An exhibition at The Rooms curated by Grenfell Art
Gallery director Matthew Hills will celebrate the life and work of Colette
Titled “At Full Tilt: Colette Urban in Western
Newfoundland,” the exhibition
opens Feb. 8 and continues until April 28.
“Colette was an internationally recognized performance
artist who, following a short contract teaching at Grenfell, was so compelled
by western Newfoundland that she eventually left a tenure-track position at the
University of Western Ontario to live full time on the north shore of the Bay
of Islands,” said Mr. Hills.
Ms. Urban owned a home in Meadows and initiated an
artist centre, residence and organic farm in McIvers. Sadly she passed away in
2013, but her influence on the province’s visual arts community was profound
and in many ways endures.
The Rooms abstract states that exhibition “celebrates the
legacy of Colette Urban (1952-2013), exploring her distinct way of living and
becoming through her art. Known for performance art, sculpture and
installation, Urban approached the politics of her time in a disarming and
humorous manner that challenged the boundaries between artist and audience.
Through the Full Tilt Creative Centre, Urban became a beloved and influential
part of the development of performance art in this province.
Born in Denver, Colorado, Ms. Urban was
among a generation of young Americans who came of age during the Vietnam War
and made Canada their home. She received her BA from the Nova Scotia College of
Art and Design (Halifax, NS) and her MFA from the University of Victoria (BC).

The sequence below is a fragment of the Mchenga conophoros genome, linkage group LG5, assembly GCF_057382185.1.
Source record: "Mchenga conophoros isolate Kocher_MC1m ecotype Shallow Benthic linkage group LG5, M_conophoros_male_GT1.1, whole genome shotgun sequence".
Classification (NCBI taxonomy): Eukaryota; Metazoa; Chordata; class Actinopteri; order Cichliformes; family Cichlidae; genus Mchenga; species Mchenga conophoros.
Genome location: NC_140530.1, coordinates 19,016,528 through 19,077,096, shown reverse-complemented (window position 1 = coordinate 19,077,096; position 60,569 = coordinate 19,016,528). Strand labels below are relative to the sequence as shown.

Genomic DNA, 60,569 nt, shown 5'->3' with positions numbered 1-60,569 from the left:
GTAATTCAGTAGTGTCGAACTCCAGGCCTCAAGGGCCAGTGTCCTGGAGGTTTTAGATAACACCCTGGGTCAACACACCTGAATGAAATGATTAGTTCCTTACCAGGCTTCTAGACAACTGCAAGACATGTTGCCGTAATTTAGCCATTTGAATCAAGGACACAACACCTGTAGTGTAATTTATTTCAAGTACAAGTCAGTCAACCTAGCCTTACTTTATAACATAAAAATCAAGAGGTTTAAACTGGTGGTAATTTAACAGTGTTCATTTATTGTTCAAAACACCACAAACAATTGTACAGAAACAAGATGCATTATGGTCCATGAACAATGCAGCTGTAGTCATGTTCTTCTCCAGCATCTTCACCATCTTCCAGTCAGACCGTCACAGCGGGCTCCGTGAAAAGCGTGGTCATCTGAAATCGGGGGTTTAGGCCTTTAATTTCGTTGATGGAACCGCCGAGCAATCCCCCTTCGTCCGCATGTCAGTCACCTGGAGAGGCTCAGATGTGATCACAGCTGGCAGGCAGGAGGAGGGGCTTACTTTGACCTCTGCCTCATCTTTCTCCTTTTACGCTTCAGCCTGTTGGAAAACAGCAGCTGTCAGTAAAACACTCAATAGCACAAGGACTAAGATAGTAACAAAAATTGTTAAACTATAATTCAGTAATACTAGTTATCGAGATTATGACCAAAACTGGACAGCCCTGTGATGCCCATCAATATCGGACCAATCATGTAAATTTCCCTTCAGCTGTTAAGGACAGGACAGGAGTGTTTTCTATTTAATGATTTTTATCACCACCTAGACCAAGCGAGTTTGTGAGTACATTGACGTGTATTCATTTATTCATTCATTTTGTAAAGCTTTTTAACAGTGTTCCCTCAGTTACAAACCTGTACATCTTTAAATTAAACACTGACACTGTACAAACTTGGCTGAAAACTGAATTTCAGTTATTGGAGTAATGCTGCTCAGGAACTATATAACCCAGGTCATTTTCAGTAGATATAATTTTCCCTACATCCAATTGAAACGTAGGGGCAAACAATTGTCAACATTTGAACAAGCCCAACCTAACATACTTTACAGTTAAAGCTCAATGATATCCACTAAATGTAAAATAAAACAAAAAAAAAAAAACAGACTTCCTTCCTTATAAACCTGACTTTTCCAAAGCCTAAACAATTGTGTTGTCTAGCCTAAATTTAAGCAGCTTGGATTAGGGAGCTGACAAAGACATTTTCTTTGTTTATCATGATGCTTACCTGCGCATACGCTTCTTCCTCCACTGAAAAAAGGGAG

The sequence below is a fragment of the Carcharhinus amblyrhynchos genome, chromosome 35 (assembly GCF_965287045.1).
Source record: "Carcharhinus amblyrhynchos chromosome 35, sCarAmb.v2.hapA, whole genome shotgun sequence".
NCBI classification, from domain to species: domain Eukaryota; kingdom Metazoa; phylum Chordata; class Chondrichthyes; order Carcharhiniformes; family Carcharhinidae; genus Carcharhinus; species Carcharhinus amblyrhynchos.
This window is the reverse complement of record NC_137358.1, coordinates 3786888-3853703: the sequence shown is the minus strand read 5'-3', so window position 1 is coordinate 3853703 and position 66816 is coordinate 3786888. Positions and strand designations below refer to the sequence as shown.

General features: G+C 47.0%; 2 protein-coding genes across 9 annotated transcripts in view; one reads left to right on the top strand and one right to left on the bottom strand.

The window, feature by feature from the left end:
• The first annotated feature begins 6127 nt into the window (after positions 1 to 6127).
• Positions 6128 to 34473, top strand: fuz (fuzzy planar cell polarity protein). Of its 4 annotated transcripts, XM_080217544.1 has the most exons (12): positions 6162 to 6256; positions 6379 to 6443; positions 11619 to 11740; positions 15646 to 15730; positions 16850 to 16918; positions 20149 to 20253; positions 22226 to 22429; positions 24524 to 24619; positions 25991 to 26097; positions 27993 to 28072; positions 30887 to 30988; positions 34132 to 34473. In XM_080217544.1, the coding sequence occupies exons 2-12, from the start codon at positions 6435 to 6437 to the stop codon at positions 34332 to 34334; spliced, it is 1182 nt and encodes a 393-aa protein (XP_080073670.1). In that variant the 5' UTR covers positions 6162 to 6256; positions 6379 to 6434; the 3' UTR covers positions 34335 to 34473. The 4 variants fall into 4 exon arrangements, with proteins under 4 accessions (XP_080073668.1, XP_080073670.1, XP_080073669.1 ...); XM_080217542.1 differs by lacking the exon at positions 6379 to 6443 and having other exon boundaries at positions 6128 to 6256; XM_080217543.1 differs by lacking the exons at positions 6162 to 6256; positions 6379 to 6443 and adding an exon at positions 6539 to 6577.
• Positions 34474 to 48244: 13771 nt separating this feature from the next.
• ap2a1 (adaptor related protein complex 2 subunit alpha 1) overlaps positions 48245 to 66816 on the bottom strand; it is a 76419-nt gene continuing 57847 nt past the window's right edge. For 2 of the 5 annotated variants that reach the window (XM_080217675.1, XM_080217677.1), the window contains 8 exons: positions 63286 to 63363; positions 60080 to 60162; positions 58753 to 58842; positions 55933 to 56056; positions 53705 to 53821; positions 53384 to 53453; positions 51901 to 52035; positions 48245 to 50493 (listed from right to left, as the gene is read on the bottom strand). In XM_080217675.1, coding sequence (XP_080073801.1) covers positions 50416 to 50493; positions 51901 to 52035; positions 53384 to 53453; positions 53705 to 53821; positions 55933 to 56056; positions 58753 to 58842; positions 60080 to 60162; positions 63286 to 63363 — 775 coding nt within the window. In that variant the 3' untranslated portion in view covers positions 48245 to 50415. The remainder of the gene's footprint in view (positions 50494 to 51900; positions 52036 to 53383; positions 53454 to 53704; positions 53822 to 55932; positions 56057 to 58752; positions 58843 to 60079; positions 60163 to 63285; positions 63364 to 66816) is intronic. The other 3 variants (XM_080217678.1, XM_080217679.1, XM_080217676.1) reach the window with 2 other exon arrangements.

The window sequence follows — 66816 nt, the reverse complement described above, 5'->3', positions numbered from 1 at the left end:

Her performances and installations have been exhibited in Italy, Great Britain,
The Netherlands, United States, and across Canada.
Professor Emerita, Ms. Urban traveled extensively as a guest speaker giving
lectures about her work and her adventures as an entrepreneur. She was the
subject of the documentary film “Pretend Not to See Me,” directed and produced
by Katherine Knight and Site Media Inc.
Mr. Hills received his MA in critical and curatorial studies from the University of British Columbia. Prior to being the director and curator of the Grenfell Art Gallery, he worked in a curatorial
capacity at the Vancouver Art Gallery, Agnes Etherington Art Centre at Queen's
University, and the University of Alberta. He is the past program chair for
Nuit Blanche Edmonton and a founding board member of the Tett Centre for
Creativity and Learning. His writing has been published in Border Crossings,
Muse, BlackFlash, Galleries West, and Syphon. His research focus is
contemporary art, public art, twentieth-century art history, curatorial and
museum studies, with a recent focus on avant-garde and radical museology. He is
a member of the curatorial team for the 2019 Bonavista Biennale.
Photo credit: The Rooms